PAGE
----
The use of artificial intelligence can result in the production of deepfakes that are becoming more realistic and challenging to differentiate from authentic content, according to Regula.
Companies view fabricated biometric artifacts such as deepfake videos or voices as genuine menaces, with about 80% expressing concern. In the United States, this apprehension appears to be the highest, with approximately 91% of organizations believing it to be an escalating danger.
The increasing accessibility of AI technology poses a new threat: it may become easier for individuals with malicious intent to create deepfakes, amplifying the threat to businesses and individuals alike.
“AI-generated fake identities can be difficult for humans to detect, unless they are specially trained to do so. While neural networks may be useful in detecting deepfakes, they should be used in conjunction with other antifraud measures that focus on physical and dynamic parameters, such as face liveness checks, document liveness checks via optically variable security elements, etc.,” says Ihar Kliashchou, CTO at Regula.
“Currently, it is difficult or even impossible to create deepfakes that display expected dynamic behavior, so verifying the liveliness of an object can give you an edge over fraudsters. In addition, cross-validating user information with biometric checks and recent transaction checks can help ensure a thorough verification process,” Kliashchou continued.
At the same time, advanced identity fraud is not only about AI-generated fakes. 46% of the organizations globally experienced synthetic identity fraud in the past year. Also known as “Frankenstein” identity, this is a type of scam where criminals combine real and fake ID information to create totally new and artificial identities. It’s usually used to open bank accounts or make fraudulent purchases.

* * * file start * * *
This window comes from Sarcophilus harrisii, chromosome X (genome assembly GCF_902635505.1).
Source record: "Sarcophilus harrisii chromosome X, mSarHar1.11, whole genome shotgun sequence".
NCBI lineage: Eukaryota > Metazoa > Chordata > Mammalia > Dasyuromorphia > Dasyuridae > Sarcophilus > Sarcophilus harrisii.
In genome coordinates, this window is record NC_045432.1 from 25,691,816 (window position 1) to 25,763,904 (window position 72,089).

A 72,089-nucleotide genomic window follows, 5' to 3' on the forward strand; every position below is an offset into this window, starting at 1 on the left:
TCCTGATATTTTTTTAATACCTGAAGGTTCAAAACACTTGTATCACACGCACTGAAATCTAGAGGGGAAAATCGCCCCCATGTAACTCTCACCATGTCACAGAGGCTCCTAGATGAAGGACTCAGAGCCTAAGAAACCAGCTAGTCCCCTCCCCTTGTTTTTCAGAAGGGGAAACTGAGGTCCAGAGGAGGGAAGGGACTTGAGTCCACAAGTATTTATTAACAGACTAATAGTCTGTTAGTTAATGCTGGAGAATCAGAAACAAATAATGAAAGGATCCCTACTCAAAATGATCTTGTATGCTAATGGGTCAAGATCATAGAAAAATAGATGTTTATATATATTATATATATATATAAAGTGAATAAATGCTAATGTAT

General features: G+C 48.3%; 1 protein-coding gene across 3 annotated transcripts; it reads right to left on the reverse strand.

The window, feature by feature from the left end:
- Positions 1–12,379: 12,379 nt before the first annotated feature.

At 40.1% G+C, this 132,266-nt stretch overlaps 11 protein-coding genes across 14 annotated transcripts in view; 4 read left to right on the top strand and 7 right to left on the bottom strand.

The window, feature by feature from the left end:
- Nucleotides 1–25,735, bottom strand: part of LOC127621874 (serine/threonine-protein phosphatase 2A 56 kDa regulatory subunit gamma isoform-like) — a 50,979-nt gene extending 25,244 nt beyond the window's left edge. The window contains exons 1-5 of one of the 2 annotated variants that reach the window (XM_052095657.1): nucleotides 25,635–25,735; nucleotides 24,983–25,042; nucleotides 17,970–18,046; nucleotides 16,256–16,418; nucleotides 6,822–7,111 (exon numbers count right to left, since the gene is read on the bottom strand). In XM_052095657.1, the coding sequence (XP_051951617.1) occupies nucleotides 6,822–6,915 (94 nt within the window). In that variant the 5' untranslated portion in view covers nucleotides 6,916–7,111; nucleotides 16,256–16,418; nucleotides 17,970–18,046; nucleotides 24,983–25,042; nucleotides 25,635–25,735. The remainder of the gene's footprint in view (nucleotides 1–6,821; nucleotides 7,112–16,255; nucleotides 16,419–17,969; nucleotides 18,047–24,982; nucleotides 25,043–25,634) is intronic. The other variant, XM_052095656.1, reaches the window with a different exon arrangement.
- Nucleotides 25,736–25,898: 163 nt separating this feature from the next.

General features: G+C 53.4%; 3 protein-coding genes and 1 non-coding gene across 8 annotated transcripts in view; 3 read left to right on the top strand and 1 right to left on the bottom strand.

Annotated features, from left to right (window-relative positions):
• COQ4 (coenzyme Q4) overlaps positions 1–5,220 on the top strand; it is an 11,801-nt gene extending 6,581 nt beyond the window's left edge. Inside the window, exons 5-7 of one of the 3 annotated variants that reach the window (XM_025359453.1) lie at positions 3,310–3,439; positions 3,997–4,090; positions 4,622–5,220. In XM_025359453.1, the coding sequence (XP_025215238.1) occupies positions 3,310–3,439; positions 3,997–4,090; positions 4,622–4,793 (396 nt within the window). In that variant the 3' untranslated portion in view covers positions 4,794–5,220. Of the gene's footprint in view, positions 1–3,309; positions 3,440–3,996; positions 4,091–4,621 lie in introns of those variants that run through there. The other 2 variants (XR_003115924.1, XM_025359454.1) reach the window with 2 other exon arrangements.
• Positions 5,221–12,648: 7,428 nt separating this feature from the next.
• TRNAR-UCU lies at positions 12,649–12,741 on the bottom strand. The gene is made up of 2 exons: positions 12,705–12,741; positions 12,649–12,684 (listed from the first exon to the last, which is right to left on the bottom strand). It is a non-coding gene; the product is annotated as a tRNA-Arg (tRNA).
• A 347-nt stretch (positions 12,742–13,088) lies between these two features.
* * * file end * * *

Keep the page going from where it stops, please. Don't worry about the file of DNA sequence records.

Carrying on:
Obviously, the Banking sector is the most vulnerable to such kind of identity fraud. 92% of the companies in the industry perceive synthetic fraud as a real threat, and 49% have recently come across this scam.
Nowadays, to prevent the majority of current identity fraud, companies should enable document verification in addition to comprehensive biometric checks.
Thorough ID verification
It’s vital to enable extended document verification when proving someone’s identity remotely. A company should be able to establish the widest range of authenticity checks comprising all the security features in IDs.
Even in a zero-trust-to-mobile scenario with NFC-based verification of electronic documents, chip authenticity can be reverified on the server side, which is currently the most secure method to prove that the document is genuine.
Moreover, for those running an international business, utilizing a comprehensive document template database that includes a wide range of templates from numerous countries and territories is crucial. This helps organizations from any part of the world to validate and authenticate nearly any identity document, whether on-site or remotely, preventing fraud and mitigating security risks.
The indispensable second half of the process is liveness verification to prove that no malefactor is trying to present non-live imagery (a mask, printed image, or digital photo) during this check. It should even go further: biometric verification solutions should also match a person’s selfie with their ID portrait and any database an organization utilizes to ensure that the person is the same.
To ensure that fraudsters cannot reuse users’ liveness sessions for tampering, the enrollment process for every company’s requirements should be set up with unique parameters. The solution should also support multiple attributes to bind to a photo, such as a person’s name, age, gender, driver’s license number, credit score, etc., for a more reliable and secure enrollment process.
Overall, currently, an effective identity verification process involves utilizing a combination of techniques, along with the widest scope of cross-validations of a user’s information and attributes.